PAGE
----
The NCOP visits Gugulethu

The NCOP hearings on the proposed Protection of State Information Bill were held in Gugulethu, Cape Town, on 31 January 2012.  The sports complex was lined with chairs facing a long table of NCOP members who sat between a government backdrop and a row of bottled water. A large crowd of civil society organisations, interested citizens and curious passers-by had gather in the hall by 09h00. The hearing, which was unsurprisingly delayed, was held to hear comments on the Bill from members of the public.

The hearings started off fiercely when NCOP member, Raseriti Tau, started addressing the crowd in Afrikaans. Angry comments shot out from the crowd calling for the hearing to be held in the mothertongue of most of Gugulethu’s residences – Xhosa. The crowd was placated when an agreement was reached for the hearing to be conducted in English and Xhosa, with a translator on hand to help deliver the message. The translator – who was apparently a local preacher – seemed to relish his role as conduit to the masses. While I can’t speak Xhosa, I was told that provided a lively and liberal translation of any speaker’s message.

Raseriti Tau and the translator address the crowd

The hearing started with comments from the public moving across the room from left to right. The room was divided up into four sections, with five speakers from each section being allowed to ask questions before the floor was open to any speaker. Before the microphone was passed out the chairman requested that all speakers refer to the correct Bill when they spoke. Apparently there is no “Secrecy Bill” in South Africa – just the proposed Protection of State Information Bill.

A Right 2 Know supporter describing his difficulty in securing housing

While I had hoped that the hearings would leave me hopeful that the public’s wishes would be heard and included in redrafting the Bill, I was only left sad and disappointed. People were so excited to see government officials that they wanted to tell them everything that they want changed. Men and old woman spoke of not having running water and electricity in their homes. They spoke of the lack of service delivery in the townships and how this was the first time that anyone from government had ever come to speak to them. These complaints were met with requests that issues of service delivery not be raised at this hearing.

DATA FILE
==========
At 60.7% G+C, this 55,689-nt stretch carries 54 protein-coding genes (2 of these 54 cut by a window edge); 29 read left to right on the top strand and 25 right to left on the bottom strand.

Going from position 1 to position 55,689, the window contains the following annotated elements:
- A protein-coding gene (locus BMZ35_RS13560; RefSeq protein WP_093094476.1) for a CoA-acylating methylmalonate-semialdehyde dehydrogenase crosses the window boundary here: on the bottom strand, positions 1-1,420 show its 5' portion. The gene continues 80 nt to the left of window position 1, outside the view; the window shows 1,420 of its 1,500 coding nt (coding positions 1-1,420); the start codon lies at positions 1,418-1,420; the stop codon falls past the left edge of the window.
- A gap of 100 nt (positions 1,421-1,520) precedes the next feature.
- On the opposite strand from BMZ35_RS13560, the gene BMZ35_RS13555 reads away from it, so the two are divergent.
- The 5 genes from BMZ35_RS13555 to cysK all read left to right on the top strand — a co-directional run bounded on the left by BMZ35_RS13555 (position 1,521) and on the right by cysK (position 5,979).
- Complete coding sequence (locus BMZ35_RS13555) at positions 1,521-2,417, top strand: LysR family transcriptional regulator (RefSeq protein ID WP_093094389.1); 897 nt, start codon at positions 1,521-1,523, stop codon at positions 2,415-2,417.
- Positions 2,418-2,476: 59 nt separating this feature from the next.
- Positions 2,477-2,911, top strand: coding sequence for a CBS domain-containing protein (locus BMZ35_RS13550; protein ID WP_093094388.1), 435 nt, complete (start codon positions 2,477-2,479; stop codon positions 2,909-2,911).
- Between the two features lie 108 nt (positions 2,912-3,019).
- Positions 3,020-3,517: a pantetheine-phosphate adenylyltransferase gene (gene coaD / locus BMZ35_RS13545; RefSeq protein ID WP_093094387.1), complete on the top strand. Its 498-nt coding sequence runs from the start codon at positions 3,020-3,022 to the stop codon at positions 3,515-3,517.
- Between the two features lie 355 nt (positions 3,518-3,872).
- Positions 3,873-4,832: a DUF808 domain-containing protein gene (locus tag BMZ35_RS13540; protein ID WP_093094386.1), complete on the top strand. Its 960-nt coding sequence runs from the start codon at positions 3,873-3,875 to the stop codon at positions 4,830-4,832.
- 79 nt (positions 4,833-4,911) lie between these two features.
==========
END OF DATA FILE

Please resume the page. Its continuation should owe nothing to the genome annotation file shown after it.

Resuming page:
“Keep strictly to the Bill, please.”

An elderly woman accuses the government of never coming to Gugulethu to hear their grievances before

The anger in the room was palpable. People shook their fists at the NCOP officials, shouted and refused to be silenced. One woman asked what the government wanted to keep secret from its people. There were complaints that the community had only heard about the hearings the day before and that they had not been given a copy of the Bill to read over. The right side of the hall was lined with ANC supporters who jeered and booed at critics of the Bill. When they got the microphone they read from prepared speeches and refused to keep to the three-minute limit imposed on others.

A speaker called on the NCOP to remember the legacy of Madiba when considering changes to the Bill

And while the members of public engaged with each other and tried to engage the NCOP officials, the officials sat before them with glazed eyes and unmoved expressions.When asked direct questions they did not answer them. The only engagement they offered was to correct members of the public when they mentioned issues of service delivery or referred to the Bill as the Secrecy Bill.  I was left with the feeling that the lack of engagement was a sign that the hearings were a rubber stamp on the Bill’s procession to President Zuma.

How can government go to its people and then tell them that their grievances will not be heard? How can they tell elderly woman that they can’t speak about the raw sewage running outside their informal housing? How can they say that the Bill is not a threat to transparency and accountability in South Africa?

How can they ask  people to trust them?

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